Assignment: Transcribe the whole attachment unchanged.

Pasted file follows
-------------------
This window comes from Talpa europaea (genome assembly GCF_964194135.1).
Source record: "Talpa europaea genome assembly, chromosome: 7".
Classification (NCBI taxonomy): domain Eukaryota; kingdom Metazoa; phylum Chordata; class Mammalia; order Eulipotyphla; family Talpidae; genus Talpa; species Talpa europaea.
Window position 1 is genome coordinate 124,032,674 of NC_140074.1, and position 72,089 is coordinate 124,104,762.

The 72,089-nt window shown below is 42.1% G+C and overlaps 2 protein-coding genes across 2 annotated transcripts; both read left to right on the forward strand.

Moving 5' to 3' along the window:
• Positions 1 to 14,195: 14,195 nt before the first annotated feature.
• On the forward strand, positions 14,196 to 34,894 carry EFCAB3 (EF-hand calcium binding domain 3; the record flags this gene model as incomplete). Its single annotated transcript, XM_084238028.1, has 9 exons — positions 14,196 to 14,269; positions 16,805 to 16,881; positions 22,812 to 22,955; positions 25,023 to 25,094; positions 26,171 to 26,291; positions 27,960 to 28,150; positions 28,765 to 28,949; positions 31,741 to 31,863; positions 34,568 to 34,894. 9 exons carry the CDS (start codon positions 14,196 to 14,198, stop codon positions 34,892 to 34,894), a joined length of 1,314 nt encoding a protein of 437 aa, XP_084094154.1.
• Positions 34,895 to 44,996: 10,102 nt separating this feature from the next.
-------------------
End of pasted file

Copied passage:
This window comes from Talpa europaea (genome assembly GCF_964194135.1).
Source record: "Talpa europaea genome assembly, chromosome: 7".
Classification (NCBI taxonomy): domain Eukaryota; kingdom Metazoa; phylum Chordata; class Mammalia; order Eulipotyphla; family Talpidae; genus Talpa; species Talpa europaea.
Window position 1 is genome coordinate 124,032,674 of NC_140074.1, and position 72,089 is coordinate 124,104,762.

The 72,089-nt window shown below is 42.1% G+C and overlaps 2 protein-coding genes across 2 annotated transcripts; both read left to right on the forward strand.

Moving 5' to 3' along the window:
• Positions 1 to 14,195: 14,195 nt before the first annotated feature.
• On the forward strand, positions 14,196 to 34,894 carry EFCAB3 (EF-hand calcium binding domain 3; the record flags this gene model as incomplete). Its single annotated transcript, XM_084238028.1, has 9 exons — positions 14,196 to 14,269; positions 16,805 to 16,881; positions 22,812 to 22,955; positions 25,023 to 25,094; positions 26,171 to 26,291; positions 27,960 to 28,150; positions 28,765 to 28,949; positions 31,741 to 31,863; positions 34,568 to 34,894. 9 exons carry the CDS (start codon positions 14,196 to 14,198, stop codon positions 34,892 to 34,894), a joined length of 1,314 nt encoding a protein of 437 aa, XP_084094154.1.
• Positions 34,895 to 44,996: 10,102 nt separating this feature from the next.